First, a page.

DES MOINES, Iowa — As the Des Moines metro continues to grow, so does its diversity. UnityPoint Health in Des Moines says its need for interpreters is at an all-time high.
“It’s hard to think about a day where I haven’t used it, both in the clinic where I work at now and when I was working throughout the hospital,” Dr. Orrin Probst, Blank Clinic Pediatrician said.
It doesn’t matter what part of the hospital, or when, UnityPoint Health’s interpreters are always being put to work.
“Yesterday I was in surgery. Today I might be in the pediatric clinic. I might be used in critical care unit, or maternity helping with a C-section,” John Redlin, UnityPoint Health Spanish Interpreter said.
Des Moines’ need for medical interpreters is growing exponentially. In 2016, UnityPoint Health averaged 280 Spanish speaking requests per month. Today, that number is more than 500.
“It’s very apparent when you walk in, whether it’s me speaking Spanish or one of the interpreters, you will see their whole body becomes relaxed. They are more easy going and the conversation starts to become the more typical conversation,” Probst said.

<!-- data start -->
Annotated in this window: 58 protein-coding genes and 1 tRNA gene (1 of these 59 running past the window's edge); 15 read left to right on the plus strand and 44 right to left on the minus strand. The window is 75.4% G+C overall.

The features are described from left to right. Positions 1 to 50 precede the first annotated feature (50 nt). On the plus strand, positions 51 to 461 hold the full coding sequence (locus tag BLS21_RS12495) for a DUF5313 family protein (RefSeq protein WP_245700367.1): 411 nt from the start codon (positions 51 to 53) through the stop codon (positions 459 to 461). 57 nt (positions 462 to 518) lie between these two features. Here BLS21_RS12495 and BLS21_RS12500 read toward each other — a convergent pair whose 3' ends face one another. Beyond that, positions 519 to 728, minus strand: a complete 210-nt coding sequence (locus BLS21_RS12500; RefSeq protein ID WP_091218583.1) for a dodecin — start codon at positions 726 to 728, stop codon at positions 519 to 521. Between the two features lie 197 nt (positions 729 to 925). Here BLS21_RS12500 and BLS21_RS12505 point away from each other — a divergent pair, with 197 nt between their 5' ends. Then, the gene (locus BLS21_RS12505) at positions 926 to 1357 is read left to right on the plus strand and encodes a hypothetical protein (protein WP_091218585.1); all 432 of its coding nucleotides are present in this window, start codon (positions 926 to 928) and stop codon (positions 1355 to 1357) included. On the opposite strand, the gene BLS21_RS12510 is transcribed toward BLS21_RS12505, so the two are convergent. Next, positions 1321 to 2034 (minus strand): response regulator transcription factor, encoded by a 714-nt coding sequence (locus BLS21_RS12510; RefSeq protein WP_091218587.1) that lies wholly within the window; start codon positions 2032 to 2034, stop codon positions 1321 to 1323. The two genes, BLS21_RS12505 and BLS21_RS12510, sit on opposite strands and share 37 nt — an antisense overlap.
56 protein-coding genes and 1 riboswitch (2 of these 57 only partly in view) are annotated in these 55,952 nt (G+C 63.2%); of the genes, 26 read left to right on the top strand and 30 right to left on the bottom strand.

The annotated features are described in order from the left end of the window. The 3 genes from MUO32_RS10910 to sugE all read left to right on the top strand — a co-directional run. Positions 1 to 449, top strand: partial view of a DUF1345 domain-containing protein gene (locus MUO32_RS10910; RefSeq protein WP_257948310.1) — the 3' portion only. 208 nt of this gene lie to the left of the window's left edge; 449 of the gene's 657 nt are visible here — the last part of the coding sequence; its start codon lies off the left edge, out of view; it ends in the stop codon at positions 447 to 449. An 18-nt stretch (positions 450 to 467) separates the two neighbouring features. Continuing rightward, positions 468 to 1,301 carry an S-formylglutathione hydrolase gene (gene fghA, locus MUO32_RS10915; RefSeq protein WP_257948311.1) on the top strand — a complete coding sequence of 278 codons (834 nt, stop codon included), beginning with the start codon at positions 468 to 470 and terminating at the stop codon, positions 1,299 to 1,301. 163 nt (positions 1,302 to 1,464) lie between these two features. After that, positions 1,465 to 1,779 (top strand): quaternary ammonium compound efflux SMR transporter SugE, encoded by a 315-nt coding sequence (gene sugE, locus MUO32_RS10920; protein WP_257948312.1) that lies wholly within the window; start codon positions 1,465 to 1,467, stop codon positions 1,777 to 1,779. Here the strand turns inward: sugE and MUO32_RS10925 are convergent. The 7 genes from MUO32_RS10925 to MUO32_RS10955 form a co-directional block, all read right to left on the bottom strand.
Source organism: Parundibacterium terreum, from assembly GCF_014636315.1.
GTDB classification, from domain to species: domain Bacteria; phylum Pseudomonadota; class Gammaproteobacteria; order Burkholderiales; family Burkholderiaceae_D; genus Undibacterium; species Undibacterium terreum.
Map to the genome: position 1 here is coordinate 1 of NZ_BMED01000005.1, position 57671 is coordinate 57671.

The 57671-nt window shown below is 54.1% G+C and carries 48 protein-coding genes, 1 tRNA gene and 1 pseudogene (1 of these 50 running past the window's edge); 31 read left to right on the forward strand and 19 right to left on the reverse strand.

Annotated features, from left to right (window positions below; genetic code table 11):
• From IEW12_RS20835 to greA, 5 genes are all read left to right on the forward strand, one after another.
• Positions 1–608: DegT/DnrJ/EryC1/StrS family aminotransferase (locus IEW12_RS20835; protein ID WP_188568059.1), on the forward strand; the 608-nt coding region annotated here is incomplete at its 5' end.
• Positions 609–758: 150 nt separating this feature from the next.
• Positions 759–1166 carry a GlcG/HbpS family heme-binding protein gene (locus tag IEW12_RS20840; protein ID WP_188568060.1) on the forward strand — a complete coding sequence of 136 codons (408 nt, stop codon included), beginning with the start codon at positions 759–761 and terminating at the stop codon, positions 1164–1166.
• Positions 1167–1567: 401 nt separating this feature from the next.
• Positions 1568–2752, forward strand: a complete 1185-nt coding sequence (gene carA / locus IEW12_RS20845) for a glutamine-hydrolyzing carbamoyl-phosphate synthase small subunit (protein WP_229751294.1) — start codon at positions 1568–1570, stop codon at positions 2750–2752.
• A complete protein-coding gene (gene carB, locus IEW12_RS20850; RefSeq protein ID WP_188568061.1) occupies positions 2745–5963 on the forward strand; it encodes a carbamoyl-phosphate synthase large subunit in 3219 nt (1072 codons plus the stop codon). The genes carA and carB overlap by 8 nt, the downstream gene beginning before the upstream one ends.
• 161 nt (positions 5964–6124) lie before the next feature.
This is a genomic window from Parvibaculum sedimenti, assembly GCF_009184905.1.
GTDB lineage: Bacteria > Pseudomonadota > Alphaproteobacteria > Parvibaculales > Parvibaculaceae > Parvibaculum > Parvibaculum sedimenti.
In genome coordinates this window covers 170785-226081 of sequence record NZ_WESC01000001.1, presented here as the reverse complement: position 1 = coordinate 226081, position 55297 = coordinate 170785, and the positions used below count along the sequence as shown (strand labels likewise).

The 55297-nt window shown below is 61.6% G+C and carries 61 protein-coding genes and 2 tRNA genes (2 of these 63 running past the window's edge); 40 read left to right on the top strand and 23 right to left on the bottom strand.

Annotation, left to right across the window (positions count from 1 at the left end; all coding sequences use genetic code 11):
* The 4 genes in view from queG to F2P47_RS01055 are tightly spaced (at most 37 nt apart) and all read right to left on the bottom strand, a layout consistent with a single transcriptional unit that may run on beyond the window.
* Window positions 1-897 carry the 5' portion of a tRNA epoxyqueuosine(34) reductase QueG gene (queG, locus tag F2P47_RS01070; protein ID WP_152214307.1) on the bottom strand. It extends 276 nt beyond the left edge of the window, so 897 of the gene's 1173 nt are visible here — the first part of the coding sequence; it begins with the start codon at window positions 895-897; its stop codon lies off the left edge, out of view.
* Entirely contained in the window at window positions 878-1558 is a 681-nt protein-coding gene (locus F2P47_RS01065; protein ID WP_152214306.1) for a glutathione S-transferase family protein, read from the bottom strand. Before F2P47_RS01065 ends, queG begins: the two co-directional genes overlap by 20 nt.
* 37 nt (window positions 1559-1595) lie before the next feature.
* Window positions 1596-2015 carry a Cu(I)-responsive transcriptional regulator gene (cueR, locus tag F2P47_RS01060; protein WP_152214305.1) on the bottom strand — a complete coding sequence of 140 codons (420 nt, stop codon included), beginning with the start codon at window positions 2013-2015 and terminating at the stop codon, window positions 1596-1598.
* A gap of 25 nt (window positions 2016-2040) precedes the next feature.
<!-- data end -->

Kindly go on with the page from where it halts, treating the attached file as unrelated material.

Probst says even though he is fluent in Spanish he still uses interpreters because they are more than just bilingual. They understand the most complicated of medical terminology. They make sure everything the doctor says is understood.
“Sometimes family members feel like they have to be the interpreters because they’ve been doing that since they were young children and really that’s a no-no because they might not have the vocabulary, maybe they aren’t trained,” Redlin said. “We want them to be the moral support for their family instead of feeling like they have to interpret for their mom or dad.”
But beyond anything else, the interpreters just want to make sure every patient gets the care they need.
“No matter if they know a little bit of English, or none at all, we want them to feel comfortable in their first language,” Redlin said.
UnityPoint Health has also doubled its interpreter staff since 2016. Spanish is their most requested language, next is Karen and Burmese.